FIG. 1b shows at 10 the 75% RC filtering characteristic of the CCITT V. 22 bis specification. The 75% figure means that the response curve of FIG. 1b has a flat portion 12 for the first 25% of the 6 db response frequency fo (300 Hz in the 600-baud system described herein), and then follows the first half 14 of a raised cosine curve for the remaining 75% of the fundamental frequency range. The raised cosine curve, of course, is simply a curve having the shape of ##EQU3## The curve 10 can be mathematically expressed as
for 0≦f≦1/2σ(1-α) ##EQU4## where f=frequency;
H(f)=filter response as a function of frequency; ##EQU5## and α=percentage of RC filter characteristic expressed in decimals.
In practice, the RC filtering is accomplished by providing a square root RC filter in the transmitter and another square root RC filter in the receiver. The product of the two produces the required RC filtering. Any channel distortion occurring between the transmitter and the receiver is typically compensated by a conventional equalizer.
FIG. 2 shows a typical digital filter 20 with baud sampling. The filter 20 consists of a series of storage registers 221 through 22n forming a delay line 23, a series of multipliers 241 through 24n, and an accumulator 26. During each sampling interval (the sampling rate being a multiple of the baud rate of the system, twelve times in this example), a sample is applied to the input of the delay line formed by the registers 22 and the delay line is advanced by one step. After twelve samples (i.e. one baud), the contents of the registers 22 are multiplied by the respective multiplicands m1 through mn, and the results appearing at the taps 281 through 28n are accumulated in the accumulator 26 to form the filtered sample.
The response curve or filter characteristics of the filter 20 is determined by the values of the multiplicands m1 through mn, which in turn can be computed by known mathematical formulae, given the baud rate or the frequency response of the system and the desired theoretical response curve. As a practical matter, however, a filter does not quite follow the theoretical response curve because to do so would require an infinite number of taps. The truncation resulting from the finite number of taps which must be used in reality determines the amount of undesirable out-of-band energy passed by the filter.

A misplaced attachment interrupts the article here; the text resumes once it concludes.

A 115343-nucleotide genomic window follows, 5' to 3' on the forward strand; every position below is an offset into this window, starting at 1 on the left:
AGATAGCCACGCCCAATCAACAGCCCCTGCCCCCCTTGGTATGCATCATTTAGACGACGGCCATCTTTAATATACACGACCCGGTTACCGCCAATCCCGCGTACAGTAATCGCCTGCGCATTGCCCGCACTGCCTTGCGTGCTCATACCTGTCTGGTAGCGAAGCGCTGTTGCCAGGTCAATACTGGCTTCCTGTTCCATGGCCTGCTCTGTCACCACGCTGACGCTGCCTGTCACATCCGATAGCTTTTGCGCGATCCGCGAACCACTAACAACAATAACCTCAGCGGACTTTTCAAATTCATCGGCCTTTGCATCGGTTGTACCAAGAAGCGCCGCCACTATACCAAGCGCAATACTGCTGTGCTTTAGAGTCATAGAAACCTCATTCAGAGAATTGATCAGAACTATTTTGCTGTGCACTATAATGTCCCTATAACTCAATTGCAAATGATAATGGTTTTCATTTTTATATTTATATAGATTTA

The magnitude of this out-of-band energy (see FIG. 4) determines the quality of the filter. For any given theoretical response curve, the out-of-band energy is a function of the number of taps 28: the lower the number of taps, the greater the out-of-band energy.
One disadvantage of the √RC filter conventionally used in digital modems is that the theoretical response curve has a discontinuity at the zero-response point 29 (see FIG. 3). This discontinuity increases the out-of-band energy for a given number of taps, and therefore requires more taps to maintain a given filter quality.
It has now been found that this discontinuity can be avoided, and the number of filter taps required for a given filtering level considerably reduced, by substituting, for the conventional √RC filter, RC filters designed to operate at a high frequency than the normal frequency system. As shown in FIG. 3, the theoretical response curve 30 of a 300 Hz (600-baud) 75% √RC filter can be tracked almost perfectly through a frequency range in excess of 400 Hz by the theoretical response curve 32 of a 375 Hz (750-baud) 75% RC filter. The match is exact at the 6 db cutoff point (375 Hz).
In accordance with the invention, the best-fit curve is an RC curve with a baud rate of ##EQU6## where ff =new 6 db cutoff frequency of new filter;
fo =3 db cutoff frequency of normal √RC filter (i.e. one half the system baud rate);
α=filter percentage expressed in decimal.
For α=0.75, ff =1.25 fo or 375 Hz in the example described.
In FIG. 3, the largest discrepancies lies in a frequency range where the difference in the filter's impulse response is only about 1% as compared to the √RC filter. This difference is much less than that caused by normal channel distortion, and it is amply taken care of by the equalizer conventionally used in modems of this type.
FIG. 4 is a comparison of the inverse Fourier transforms of an actual 36-tap, 600-baud 75% √RC filter as used in the prior art (curve 40) and a 36-tap, 750-baud 75% RC filter as used in this invention (curve 42). It will be noted that the peaks of the undesirable out-of-band frequency components 44 are from thirteen to five db down in curve 42 as compared to curve 40. It follows that to maintain the same filtering level, fewer taps 28 are required in the scheme of this invention than in the conventional scheme.
It will be understood that neither the sample rate nor the actual baud rate of the system are affected by the invention; the invention is carried out by merely changing the multiplicands m1 through mn of the filter 20 to the values required for an RC filter at the elevated frequency.